Negative Interest Rate Policies May Be Part of the Problem
Investors may see these experimental policy moves as damaging to financial and economic stability
Central banks around the world are developing a newfound fondness for experimenting with negative interest rate policy (NIRP) despite unknown consequences and what appears to be a chilling effect on financial markets.
After initially rejecting the idea given the uncertainties and potential for collateral damage, the European Central Bank in 2014 and the Bank of Japan last month joined the central banks of Denmark, Sweden and Switzerland in negative territory. Now it seems the Fed may be warming to the idea, having gone beyond supportive innuendo to subtle preparation for potentially engaging in NIRP. (One example: The Fed’s 2016 scenarios for bank stress tests, released in late January, included as part of the “severely adverse scenario” the potential for short-term Treasury rates to fall to negative 50 basis points.)
While there is no longer any doubt about the ability or willingness of many central banks to manufacture negative interest rates, their efficacy on growth or inflation is far from certain. In fact, policymakers may have significantly underestimated the economic risks.
The new abnormalCentral bank advocates of NIRP increasingly seem to portray it as nothing more than a natural extension of conventional monetary policy. In a “normal” interest rate cycle, central banks cut interest rates to reduce nominal and real (inflation-adjusted) interest rates; the goal is to ease the burden on debtors and lower hurdle rates for investment. The belief is that lower rates (even negative ones) are always stimulative, while higher rates are always restrictive. However, risks may increase exponentially the lower rates go and the longer they stay there.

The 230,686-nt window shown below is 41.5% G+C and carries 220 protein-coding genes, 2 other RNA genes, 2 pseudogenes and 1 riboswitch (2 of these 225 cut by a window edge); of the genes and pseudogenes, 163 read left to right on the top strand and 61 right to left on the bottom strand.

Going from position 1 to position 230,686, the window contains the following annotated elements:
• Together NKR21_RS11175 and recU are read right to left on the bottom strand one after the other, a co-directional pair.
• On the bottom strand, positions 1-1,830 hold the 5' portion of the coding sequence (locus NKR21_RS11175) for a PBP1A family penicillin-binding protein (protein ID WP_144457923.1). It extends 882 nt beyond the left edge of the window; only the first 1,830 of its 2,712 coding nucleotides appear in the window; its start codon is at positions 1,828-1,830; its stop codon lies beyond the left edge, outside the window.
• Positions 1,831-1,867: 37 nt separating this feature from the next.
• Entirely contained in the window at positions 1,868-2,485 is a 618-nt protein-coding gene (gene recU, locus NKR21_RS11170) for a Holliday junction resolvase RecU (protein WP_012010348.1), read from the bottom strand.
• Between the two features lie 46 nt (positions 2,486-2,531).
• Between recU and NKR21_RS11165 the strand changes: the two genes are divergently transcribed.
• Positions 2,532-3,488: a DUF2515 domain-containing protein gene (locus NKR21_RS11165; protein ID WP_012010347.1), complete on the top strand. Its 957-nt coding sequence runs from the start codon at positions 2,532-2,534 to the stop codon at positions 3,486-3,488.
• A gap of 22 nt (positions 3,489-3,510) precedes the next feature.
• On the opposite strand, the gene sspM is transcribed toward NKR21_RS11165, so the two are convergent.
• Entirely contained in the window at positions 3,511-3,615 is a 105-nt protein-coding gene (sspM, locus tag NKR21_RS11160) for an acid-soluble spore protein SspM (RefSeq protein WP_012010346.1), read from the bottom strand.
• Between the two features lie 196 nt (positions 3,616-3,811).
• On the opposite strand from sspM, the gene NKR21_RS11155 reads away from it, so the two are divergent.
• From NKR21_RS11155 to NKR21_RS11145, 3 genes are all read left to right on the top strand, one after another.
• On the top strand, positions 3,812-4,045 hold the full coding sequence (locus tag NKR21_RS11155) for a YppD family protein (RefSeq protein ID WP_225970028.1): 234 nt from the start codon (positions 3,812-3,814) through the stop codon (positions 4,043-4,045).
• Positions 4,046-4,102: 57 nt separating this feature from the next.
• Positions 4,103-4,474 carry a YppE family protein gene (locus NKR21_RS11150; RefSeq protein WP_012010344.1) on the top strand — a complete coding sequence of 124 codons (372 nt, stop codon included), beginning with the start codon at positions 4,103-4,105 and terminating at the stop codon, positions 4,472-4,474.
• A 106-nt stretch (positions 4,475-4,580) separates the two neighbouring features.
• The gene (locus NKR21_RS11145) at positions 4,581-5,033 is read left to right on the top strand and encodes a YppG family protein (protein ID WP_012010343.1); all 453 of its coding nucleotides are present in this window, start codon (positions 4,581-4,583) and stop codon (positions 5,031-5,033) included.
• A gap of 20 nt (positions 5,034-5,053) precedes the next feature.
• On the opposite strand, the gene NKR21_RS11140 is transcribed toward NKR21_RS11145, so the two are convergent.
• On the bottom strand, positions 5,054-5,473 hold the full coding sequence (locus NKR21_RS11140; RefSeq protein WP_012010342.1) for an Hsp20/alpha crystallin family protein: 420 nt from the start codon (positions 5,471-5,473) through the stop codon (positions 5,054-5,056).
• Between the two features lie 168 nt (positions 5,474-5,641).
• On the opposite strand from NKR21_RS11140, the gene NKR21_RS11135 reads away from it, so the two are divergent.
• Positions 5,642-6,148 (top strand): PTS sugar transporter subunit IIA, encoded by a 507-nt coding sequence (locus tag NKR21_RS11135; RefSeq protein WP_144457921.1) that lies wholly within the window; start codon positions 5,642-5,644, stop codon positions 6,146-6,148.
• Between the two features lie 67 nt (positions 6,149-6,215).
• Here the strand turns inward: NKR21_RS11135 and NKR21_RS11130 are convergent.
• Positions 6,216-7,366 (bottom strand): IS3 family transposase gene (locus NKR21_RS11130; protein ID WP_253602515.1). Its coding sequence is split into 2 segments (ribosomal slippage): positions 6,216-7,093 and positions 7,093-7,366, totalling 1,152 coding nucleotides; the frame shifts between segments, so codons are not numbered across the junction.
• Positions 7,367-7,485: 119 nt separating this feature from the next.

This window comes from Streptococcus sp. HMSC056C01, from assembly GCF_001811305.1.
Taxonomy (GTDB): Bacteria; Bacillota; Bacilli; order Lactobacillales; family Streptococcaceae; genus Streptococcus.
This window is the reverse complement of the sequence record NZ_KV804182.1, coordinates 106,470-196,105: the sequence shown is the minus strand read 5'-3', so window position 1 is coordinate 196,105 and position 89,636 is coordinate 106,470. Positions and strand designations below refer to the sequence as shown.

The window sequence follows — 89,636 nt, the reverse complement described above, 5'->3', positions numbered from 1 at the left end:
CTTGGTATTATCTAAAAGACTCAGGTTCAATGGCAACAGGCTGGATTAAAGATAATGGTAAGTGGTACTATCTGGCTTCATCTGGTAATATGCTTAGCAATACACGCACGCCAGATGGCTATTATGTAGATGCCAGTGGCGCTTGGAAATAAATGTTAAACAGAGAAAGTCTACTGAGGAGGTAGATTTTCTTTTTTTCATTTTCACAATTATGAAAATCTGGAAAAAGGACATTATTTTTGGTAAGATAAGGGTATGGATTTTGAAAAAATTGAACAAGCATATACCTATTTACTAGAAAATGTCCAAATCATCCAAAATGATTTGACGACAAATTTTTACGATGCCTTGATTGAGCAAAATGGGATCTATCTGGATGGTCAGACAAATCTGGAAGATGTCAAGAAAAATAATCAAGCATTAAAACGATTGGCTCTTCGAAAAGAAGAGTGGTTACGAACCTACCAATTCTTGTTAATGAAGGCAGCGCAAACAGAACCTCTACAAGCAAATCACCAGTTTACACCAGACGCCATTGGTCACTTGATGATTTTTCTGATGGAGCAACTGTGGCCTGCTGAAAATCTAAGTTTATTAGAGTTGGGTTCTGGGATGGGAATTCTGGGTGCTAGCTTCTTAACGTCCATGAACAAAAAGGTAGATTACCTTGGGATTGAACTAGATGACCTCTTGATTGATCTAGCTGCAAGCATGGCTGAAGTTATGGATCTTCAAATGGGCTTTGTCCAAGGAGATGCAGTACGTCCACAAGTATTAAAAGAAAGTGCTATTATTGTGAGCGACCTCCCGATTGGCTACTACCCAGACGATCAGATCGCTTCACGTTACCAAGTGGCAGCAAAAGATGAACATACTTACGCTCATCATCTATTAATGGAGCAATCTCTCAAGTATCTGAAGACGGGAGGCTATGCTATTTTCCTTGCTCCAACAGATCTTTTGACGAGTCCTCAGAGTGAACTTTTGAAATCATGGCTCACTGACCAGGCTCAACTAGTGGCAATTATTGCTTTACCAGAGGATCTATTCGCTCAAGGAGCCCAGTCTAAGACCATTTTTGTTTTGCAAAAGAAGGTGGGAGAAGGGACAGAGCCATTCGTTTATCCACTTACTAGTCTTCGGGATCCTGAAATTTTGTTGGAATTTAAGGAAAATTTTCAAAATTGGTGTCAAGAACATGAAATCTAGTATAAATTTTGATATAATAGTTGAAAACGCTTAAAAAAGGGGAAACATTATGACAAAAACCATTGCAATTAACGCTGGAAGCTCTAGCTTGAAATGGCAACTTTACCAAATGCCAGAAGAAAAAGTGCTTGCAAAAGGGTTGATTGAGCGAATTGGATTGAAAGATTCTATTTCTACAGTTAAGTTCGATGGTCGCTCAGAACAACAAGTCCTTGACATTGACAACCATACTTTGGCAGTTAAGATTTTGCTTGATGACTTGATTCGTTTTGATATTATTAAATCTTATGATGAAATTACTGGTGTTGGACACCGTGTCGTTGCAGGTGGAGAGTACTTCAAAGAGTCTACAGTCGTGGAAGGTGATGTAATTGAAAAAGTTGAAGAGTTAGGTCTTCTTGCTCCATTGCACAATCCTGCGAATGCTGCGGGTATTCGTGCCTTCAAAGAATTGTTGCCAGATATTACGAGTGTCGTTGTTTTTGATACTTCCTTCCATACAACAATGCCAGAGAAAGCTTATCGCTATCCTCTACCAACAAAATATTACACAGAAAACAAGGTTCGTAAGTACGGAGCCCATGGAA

Although it is difficult to know the counterfactual because this is such an unprecedented situation, it appears that NIRP has not been especially impactful in lifting growth or inflation, or in lifting expectations about future growth or inflation. Instead, it seems that financial markets increasingly view these experimental moves as desperate and consequently damaging to financial and economic stability.
What are the potential negative externalities that could be upsetting financial markets?HT: Barron's Focus on Funds, who has a couple other links worth a look.
At a minimum, NIRP is a contributing factor to the financial market volatility of the past few months. And contrary to current central bank dogma, NIRP is possibly one of the major catalysts behind the tightening in global financial conditions. While NIRP undoubtedly helps lower government bond yields, which in isolation represents a loosening of financial conditions, it may be causing the opposite effect on overall financial conditions: widening of credit and equity risk premiums, increased volatility and reduced credit availability from a more stressed bank system.
Moreover, NIRP may act to reduce inflation expectations embedded in financial assets rather than encourage anticipation of a return to targeted inflation. Nominal government bond yields can be decomposed into two yield components: a component that represents the expected “real” inflation-adjusted return, and a component that compensates for expected inflation. The exact decomposition is not scientifically determined; individual investors will make their own decisions. But policymakers hope that all of the downward adjustment in yield reflects a lowering of the real yield component and not the nominal yield piece that reflects inflation expectations.....MORE